My second thought, based solely on the erotic reveal of Asumiko Nakamura’s lady on the cover, was that this was a collection of erotic/definitely R-rated stories and therefore I should refrain from reading this volume on the train. Some salarymen might be cool with reading rape-y naked lady stories during their commute, but I like to keep my public manga reading PG. So this sat around for a couple weeks, waiting for a slot in my house reading schedule. And when that slot finally opened up and I actually read the obi, I realized that this is a collection of manga adaptations of stories by famed Japanese author Junichiro Tanizaki. And while he is known for his “destructive erotic obsessions” (thank you for that turn of phrase, Wikipedia editor), none of these stories is particularly dangerous to read on the train. Continue reading “Tanizaki Mangekyo: Various”
It comes as a surprise to exactly no one that I am a pretty big fan of Akino Kondoh’s work. And not just her manga, but also her more art-farty stuff like her Kiya Kiya animation and series of drawings and paintings. I’ve been lucky enough to translate two pieces by her for Words Without Borders, and I will rattle on and on to anyone even remotely connected with the world of comics publishing about why they should publish her work already. For instance, not only is she super talented but she also lives in New York and speaks English, making her far more accessible for promotion duties like comics festivals than your average Japanese manga artist. But her work has languished in the realm of “alt-manga,” a land where Western publishers fear to tread. What to do with comics where buttons turn into bugs?! There’s no market for that, they say. (But there is, I argue. I am that market. I will buy all the comics and force them on my friends if that’s what it takes.)
So I am pleased that Kondoh is helping me out in my mission to get her books published in English by drawing what is possibly her most mainstream and accessible work yet, A-ko-san no Koibito. It’s josei! We all want to publish more josei, right?! Ladies got to represent! It’s published in Comic Beam, a step closer to actual mainstream manga than magazines like AX where she was previously published! It’s two books going on three, which means it’s popular enough with the readers for the magazine to keep it going! Come on, Western publishers, I don’t know what else this woman has to do to get you to publish her books in English. Continue reading “A-ko-san no Koibito: Akino Kondoh”
After my months of peaceful silence up on the mountain on Cat Island, so many days of just me and the cats and whatever terrifyingly large spider decided to show up and give me seven to twelve heart attacks that day, I decided to jump across the ocean and a time zone to have an actual vacation in Singapore. For those of you who have jobs where you go to a specific place everyday and someone pays you to be there for a certain number of hours, the idea of an actual vacation may seem par for the course.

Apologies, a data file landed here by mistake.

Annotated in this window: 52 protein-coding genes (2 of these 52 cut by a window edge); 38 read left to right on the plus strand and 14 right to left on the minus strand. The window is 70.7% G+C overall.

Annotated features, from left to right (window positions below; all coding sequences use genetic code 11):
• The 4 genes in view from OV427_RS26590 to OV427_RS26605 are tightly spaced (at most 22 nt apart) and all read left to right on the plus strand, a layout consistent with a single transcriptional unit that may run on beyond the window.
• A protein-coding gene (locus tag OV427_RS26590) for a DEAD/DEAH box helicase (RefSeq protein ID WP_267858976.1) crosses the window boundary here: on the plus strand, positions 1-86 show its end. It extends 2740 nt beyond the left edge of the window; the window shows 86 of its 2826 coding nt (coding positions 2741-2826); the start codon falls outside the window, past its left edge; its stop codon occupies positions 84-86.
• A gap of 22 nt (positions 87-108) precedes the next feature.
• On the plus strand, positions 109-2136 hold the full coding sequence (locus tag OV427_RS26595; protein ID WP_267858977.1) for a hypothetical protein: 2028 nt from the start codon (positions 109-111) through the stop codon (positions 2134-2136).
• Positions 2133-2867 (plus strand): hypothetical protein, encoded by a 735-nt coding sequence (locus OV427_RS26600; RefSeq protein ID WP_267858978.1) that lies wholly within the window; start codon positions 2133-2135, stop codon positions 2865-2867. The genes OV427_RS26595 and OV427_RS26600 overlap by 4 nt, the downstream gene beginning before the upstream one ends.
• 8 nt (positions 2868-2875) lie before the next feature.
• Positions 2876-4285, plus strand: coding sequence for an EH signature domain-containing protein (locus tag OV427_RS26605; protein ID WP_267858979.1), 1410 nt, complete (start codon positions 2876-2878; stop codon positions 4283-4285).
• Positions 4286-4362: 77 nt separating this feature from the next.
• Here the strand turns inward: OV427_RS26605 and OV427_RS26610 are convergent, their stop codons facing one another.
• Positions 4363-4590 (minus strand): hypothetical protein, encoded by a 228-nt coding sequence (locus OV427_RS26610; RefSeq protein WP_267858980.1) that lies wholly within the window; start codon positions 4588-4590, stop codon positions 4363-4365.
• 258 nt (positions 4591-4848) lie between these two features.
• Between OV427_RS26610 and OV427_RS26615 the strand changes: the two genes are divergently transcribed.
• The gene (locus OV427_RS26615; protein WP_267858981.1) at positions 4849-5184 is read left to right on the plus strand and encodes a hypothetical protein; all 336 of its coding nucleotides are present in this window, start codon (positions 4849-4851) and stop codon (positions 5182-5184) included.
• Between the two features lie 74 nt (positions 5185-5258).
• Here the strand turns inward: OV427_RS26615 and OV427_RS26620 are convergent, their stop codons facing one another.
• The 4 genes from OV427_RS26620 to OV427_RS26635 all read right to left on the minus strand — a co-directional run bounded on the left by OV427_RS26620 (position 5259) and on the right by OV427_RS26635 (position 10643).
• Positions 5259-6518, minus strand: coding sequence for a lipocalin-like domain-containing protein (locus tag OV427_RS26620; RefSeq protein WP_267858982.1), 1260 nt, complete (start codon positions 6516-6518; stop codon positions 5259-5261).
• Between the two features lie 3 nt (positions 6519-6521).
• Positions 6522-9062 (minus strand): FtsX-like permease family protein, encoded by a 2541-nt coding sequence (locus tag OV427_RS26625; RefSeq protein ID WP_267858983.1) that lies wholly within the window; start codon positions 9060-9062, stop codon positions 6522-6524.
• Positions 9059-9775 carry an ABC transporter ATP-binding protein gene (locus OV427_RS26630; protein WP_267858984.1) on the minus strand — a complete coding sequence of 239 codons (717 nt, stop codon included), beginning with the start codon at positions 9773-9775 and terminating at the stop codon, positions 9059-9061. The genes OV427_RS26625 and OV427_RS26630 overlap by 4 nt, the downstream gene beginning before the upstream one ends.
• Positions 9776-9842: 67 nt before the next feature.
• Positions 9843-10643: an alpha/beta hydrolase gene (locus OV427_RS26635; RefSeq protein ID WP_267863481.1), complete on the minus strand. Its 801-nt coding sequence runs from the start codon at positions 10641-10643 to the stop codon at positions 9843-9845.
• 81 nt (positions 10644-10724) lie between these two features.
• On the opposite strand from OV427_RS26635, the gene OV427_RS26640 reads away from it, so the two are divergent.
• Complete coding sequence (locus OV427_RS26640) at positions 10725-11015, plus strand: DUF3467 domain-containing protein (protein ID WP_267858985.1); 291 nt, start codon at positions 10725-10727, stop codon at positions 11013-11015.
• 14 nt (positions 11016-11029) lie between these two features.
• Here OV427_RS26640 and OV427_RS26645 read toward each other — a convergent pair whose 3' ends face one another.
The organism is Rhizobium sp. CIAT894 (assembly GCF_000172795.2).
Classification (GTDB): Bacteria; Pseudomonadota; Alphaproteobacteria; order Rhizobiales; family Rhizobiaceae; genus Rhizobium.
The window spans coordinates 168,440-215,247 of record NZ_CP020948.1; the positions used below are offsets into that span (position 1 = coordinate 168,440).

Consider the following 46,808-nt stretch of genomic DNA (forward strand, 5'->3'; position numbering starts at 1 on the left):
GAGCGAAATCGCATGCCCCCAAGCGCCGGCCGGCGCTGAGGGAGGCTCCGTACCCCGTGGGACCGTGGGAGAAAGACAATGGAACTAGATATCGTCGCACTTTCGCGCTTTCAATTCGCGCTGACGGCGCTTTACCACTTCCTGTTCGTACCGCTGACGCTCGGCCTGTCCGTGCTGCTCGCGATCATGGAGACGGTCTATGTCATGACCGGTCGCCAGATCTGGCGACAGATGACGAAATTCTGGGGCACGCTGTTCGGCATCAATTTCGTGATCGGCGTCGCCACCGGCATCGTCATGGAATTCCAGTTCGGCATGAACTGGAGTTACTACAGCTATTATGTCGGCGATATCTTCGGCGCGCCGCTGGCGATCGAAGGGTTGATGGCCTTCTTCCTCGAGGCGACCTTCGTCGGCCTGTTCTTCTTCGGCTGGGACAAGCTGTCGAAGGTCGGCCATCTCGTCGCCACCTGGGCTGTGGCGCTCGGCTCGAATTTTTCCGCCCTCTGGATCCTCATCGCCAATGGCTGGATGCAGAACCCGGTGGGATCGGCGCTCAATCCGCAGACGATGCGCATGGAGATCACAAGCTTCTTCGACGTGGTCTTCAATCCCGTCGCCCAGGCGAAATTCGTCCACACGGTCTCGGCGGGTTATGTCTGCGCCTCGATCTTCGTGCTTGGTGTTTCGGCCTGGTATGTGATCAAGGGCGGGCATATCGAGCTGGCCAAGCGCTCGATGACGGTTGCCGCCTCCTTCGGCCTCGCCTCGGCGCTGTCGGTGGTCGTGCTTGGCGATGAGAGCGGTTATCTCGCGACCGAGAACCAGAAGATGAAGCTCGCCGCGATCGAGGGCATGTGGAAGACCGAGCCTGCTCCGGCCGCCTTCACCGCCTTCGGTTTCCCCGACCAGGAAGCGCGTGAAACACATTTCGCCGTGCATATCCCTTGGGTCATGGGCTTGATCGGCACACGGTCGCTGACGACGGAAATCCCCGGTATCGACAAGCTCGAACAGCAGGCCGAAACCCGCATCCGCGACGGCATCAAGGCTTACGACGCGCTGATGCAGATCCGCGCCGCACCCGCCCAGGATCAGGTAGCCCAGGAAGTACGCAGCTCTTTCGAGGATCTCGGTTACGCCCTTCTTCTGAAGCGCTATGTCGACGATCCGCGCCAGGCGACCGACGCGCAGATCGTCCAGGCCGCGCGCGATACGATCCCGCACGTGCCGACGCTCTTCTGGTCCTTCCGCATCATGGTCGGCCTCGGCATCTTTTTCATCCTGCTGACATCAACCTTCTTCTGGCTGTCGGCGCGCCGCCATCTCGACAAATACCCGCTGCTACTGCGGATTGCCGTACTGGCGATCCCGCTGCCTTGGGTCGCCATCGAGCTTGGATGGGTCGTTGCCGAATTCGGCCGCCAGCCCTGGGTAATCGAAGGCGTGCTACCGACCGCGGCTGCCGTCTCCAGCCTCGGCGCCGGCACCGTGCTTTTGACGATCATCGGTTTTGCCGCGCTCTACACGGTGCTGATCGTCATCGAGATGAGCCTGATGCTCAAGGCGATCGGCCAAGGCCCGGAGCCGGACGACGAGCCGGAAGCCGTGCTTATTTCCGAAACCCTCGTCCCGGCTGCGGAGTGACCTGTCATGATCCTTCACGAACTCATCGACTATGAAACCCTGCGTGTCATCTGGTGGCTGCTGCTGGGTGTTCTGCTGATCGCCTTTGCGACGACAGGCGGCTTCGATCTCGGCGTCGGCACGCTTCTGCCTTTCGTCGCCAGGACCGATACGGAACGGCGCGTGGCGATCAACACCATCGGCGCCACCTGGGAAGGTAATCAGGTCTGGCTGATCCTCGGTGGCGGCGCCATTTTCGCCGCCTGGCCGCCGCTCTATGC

But for a workaholic freelancer like me, a certain portion of my day always ends up being work stuff, even when I’m travelling. In fact, I travel more often because I know I can work while I am away, so I’m not actually losing any income because I decided to run off to Europe or wherever. Also, freelancing (at least the way I do it) is a constant hustle. The lack of job stability is the price you pay for the freedom to run away to Cat Island for two months. But I decided if I was going to go all the way to Singapore, I should spend that time there in Singapore. And I did! And it was great! I understand why people take vacations now!
And then I came back to Tokyo to jump headfirst into busy worktimes interpreting for the many (most ever!) Canadian artists who came to show with TCAF at Kaigai Manga Festa and Design Festa this year. And also to translating books. A lot of books! In between events with Canadians and meetings with J-artists! So in the first few days I was back, I used up all the relaxation points I earned vacationing in Singapore. Now, less than a month later, I am thinking so fondly of those sweet, sweaty days and dreaming of another vacation. Fortunately, however, I always have books to sweep me away onto momentary mini-vacations. Continue reading “New York De Kangaechu: Akino Kondoh”
Remember how I said I try not to gush? That whole blah-blah-blah about how I only talk about books I enjoy, but that doesn’t mean I’m here to rave about them? Yeah, I lied. Or at least, I am breaking that self-imposed rule once again, because holy smokes! Akino Kondoh makes my heart beat faster and puts stars in my eyes. I triple, quadruple heart her! So put your cynical pants aside and join me in a round of unabashed adoration.
Hakoniwa Mushi is her first collection of manga stories, and I was literally thrilled when I came across it at the oddly amazing bookstore I found in Nakano on this last trip to Japan. Why I never went into this place before I will never know (actually, probably because that sprawling Mandarake is in Nakano and I always end up going there), but their manga section on the second floor had one of the best selections of alternative stuff I’ve ever seen. It is where I found the previous lovefest manga, Papa ga Mo Ichido Koi o Shita. And when I was poking around in their alt-manga section, after having grabbed the latest issue of Erotics f off the shelf, I saw Akino Kondoh’s name and for a moment, I actually couldn’t believe my eyes. Her stuff is never anywhere. (Her publisher needs to do something about that!) Continue reading “Hakoniwa Mushi: Akino Kondoh”